Can you soothe your springtime sniffler without reaching over the counter?
By Katharine Partridge
For allergy-prone kids, April really is the cruelest month: The long-awaited smell of spring also delivers the sneezy, itchy irritations of seasonal allergies. While steroid-based nasal sprays and over-the-counter antihistamines may relieve symptoms, many parents are turning to non-traditional therapies — nutritional supplements, herbs and homeopathy — to help with their children’s allergic reactions.
That’s the approach Thornhill, Ontario, mom Robin Kezwer has taken to help her 12-year-old son cope. “Trevor has awful allergies,” she says. “They begin as soon as everything starts to bloom, continue through the summer, and then he has them really badly again in the fall. He’s just miserable.” To manage that misery, Trevor takes vitamin C year-round to strengthen his system, and bioflavonoid supplements and traditional Chinese herbs and homeopathic tree and grass pollen remedies during seasonal spikes.
It’s an approach that makes sense to naturopath Karen Barnes of Burlington, Ontario. She notes that kids with allergies have overreactive immune systems, so the first line of defence is to fortify certain immune cells. The theory, she explains, is that allergens, including the seasonal varieties — trees and grass in the spring and weeds in the fall — attack at the cellular level, piercing the cell membrane and releasing histamines. Histamines are the chemical culprits that trigger increased mucus production, congestion, inflammation and other allergy discomforts. Strengthen the cells — with such supplements as essential fatty acids (EFAs), vitamins and bioflavonoids — goes the theory, and you thwart the allergic reaction.
Problem is, there’s little scientific proof that the theory is sound. Take the quercetin-vitamin C duo, reportedly a potent anti-allergen. Quercetin is a bioflavonoid — the stuff that gives fruits and vegetables their colour. Bioflavonoids are antioxidants that help to mop up free radicals, which can damage cell structure if left unfettered. It is true that studies have shown quercetin helps inhibit the release of histamines. Also true that vitamin C can curtail the breakdown of key immune system cells. What’s lacking, however, is scientific evidence that actually consuming more of this stuff will reduce allergy symptoms. “There has never been a well-recognized study that has examined these supplements specifically for treating allergies,” points out Susan Waserman, associate professor of medicine in clinical immunology and allergy at McMaster University in Hamilton. “They have never been proven specifically as such.”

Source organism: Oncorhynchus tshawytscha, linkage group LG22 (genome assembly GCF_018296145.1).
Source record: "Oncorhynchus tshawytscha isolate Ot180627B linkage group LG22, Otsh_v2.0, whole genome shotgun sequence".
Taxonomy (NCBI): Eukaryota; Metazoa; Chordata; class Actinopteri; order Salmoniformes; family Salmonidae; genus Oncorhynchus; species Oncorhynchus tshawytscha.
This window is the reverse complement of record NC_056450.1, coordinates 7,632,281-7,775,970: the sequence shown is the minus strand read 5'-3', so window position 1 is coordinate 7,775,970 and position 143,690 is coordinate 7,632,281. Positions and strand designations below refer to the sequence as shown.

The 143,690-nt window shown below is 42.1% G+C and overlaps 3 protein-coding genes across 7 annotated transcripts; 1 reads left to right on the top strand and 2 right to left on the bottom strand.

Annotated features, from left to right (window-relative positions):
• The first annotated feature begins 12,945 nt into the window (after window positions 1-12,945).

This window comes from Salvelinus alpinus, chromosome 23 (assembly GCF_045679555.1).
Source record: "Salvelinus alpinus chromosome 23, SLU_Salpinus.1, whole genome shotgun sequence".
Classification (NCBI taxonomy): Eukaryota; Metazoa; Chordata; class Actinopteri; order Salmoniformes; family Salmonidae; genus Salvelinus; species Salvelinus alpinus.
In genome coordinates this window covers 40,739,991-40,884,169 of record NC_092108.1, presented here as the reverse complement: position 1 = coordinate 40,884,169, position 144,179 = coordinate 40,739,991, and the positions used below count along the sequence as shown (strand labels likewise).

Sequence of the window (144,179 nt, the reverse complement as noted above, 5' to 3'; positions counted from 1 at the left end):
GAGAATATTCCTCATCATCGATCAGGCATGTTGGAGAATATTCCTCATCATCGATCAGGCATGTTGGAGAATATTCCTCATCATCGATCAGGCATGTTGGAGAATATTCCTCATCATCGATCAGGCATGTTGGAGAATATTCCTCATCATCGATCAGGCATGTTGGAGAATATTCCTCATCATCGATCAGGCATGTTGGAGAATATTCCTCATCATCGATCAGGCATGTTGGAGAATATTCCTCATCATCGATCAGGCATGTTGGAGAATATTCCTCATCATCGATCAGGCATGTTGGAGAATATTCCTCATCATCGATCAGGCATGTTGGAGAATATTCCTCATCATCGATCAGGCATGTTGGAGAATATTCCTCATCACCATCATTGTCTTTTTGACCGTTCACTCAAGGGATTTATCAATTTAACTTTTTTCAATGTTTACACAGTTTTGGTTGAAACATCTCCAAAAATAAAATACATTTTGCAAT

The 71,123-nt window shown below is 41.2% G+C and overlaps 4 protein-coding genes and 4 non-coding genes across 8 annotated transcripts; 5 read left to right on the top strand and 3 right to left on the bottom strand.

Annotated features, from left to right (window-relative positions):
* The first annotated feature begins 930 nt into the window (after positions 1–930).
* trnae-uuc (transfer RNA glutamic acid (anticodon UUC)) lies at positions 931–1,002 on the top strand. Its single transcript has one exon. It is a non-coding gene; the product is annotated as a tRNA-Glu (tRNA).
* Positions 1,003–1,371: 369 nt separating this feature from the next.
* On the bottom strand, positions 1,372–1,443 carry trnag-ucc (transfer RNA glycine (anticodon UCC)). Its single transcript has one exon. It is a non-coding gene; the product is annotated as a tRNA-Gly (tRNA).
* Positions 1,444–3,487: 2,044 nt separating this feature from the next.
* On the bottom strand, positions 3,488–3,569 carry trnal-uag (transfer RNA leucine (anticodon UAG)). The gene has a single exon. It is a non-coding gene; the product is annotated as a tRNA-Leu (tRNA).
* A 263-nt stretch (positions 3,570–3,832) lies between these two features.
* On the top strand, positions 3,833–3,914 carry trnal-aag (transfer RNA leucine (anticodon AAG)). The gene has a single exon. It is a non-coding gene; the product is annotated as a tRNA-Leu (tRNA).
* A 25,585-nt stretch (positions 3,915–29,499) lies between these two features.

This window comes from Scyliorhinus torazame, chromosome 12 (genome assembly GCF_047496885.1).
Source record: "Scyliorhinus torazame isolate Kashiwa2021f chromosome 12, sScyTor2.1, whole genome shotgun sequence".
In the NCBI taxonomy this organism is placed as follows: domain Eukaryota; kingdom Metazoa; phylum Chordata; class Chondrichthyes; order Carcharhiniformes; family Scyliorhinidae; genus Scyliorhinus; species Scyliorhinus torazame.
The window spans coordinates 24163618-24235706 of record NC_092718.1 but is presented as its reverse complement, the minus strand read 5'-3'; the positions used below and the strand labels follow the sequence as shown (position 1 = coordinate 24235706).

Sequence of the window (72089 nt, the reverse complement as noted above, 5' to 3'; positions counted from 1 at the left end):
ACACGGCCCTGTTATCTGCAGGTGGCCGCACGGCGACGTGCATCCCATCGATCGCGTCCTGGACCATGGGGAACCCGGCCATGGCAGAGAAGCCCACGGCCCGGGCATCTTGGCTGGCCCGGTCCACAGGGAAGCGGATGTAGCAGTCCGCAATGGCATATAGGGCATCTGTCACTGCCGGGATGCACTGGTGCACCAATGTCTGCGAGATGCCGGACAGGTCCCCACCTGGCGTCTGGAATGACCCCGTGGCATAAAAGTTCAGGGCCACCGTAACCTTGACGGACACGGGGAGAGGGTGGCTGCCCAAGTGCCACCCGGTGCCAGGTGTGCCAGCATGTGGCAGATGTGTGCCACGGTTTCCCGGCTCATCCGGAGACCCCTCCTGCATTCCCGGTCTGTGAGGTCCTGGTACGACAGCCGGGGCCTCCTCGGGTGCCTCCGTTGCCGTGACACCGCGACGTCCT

The debate should be closer to resolution this summer when Health Canada finalizes regulations establishing how much proof natural health product manufacturers need to substantiate their claims (see “Regulating Relief,” below). In the meantime, while Waserman doesn’t buy the benefit, she concedes that if certain supplements seem to be helping some people, she isn’t overly worried. “Is a good diet, good nutrition and good supplementation a good thing to do?” she asks. “Sure. If someone comes to see me and is using vitamins or whatever, and they’re happy with them and they feel better, I don’t tell them, ‘Look, this should be stopped because I don’t see any benefit.’”
Since a streaming nose can make it hard for children to concentrate in school, not to mention play carefree in parks, parents may want to measure the benefits for themselves. And, as Robin Kezwer points out, that measurement may simply be on the misery scale. “Trevor was better last summer, but if you ask me what made the difference, I don’t know. As long as he’s feeling better, I’m happy.” Here’s what naturopaths recommend: